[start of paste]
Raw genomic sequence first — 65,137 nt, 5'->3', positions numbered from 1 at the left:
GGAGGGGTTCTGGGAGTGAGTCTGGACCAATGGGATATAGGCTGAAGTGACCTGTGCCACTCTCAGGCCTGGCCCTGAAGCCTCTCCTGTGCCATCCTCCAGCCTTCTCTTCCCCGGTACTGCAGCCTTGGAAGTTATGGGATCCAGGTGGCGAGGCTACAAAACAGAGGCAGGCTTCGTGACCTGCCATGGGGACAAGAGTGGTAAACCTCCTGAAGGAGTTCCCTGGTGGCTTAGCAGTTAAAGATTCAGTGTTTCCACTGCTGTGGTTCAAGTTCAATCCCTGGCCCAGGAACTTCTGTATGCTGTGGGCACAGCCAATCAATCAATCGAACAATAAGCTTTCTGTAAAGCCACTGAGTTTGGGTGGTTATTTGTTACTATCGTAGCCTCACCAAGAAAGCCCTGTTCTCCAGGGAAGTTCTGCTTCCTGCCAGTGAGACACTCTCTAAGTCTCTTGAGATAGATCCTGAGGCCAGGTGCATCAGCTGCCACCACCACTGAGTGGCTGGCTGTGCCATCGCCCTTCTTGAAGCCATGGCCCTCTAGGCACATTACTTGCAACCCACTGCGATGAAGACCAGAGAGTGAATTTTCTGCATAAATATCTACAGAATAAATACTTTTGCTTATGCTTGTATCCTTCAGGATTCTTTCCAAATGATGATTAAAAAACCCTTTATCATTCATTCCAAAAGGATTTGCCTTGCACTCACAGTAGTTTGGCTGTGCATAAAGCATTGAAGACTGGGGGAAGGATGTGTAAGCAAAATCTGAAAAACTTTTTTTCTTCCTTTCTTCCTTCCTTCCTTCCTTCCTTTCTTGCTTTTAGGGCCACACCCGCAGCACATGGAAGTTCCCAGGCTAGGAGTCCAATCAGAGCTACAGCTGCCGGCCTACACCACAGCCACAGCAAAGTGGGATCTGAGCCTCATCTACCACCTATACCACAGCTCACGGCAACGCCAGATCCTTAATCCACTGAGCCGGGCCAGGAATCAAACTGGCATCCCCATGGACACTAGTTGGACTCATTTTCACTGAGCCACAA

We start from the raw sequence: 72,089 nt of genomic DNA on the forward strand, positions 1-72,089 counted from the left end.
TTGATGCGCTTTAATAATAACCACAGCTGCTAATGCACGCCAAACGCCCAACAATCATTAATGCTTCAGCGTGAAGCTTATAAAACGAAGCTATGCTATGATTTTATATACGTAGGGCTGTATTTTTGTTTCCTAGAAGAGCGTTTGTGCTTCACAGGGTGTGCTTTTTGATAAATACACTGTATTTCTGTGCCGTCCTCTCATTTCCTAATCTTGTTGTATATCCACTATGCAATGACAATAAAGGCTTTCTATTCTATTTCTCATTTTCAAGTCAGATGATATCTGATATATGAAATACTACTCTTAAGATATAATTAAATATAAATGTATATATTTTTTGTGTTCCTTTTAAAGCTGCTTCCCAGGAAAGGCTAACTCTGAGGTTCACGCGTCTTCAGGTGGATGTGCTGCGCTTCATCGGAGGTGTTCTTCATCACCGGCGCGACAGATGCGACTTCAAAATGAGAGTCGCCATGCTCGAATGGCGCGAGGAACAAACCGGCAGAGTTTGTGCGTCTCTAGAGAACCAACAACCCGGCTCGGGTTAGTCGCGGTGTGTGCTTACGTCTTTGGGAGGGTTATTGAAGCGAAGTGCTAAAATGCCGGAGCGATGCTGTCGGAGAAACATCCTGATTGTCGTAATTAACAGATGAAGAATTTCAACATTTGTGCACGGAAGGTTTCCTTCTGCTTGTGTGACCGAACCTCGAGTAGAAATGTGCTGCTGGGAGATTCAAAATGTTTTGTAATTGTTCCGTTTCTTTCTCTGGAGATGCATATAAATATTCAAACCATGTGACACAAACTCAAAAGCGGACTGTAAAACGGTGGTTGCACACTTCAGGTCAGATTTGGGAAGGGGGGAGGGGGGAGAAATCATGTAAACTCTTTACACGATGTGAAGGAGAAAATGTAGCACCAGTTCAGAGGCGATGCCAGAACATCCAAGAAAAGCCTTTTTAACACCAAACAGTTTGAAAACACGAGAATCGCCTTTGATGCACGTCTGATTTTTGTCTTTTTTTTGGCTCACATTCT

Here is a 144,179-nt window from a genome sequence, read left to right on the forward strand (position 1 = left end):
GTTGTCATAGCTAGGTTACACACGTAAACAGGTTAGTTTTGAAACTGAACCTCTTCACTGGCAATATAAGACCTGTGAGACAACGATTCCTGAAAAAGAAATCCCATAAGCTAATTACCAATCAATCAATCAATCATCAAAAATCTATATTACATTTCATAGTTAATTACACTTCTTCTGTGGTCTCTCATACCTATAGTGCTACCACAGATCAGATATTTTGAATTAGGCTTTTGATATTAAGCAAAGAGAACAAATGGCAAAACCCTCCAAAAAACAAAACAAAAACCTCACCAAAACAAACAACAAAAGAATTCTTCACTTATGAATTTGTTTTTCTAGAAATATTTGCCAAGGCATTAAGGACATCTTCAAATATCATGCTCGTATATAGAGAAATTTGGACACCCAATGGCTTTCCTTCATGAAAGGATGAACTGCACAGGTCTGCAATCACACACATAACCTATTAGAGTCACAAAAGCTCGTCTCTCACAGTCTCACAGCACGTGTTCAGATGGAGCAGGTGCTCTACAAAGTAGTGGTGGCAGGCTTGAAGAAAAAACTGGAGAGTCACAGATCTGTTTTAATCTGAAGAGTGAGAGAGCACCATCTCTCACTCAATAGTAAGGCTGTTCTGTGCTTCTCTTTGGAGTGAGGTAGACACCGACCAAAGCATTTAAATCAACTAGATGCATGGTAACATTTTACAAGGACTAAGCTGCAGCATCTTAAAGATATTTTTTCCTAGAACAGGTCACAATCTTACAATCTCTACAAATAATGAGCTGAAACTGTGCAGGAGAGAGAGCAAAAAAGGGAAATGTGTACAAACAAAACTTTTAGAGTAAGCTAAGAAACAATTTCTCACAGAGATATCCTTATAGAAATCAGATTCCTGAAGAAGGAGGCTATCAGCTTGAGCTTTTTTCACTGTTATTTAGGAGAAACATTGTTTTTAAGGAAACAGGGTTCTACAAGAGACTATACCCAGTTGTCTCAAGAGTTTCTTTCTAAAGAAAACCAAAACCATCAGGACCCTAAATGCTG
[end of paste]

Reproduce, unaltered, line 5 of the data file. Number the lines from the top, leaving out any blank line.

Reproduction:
Here is a 144,179-nt window from a genome sequence, read left to right on the forward strand (position 1 = left end):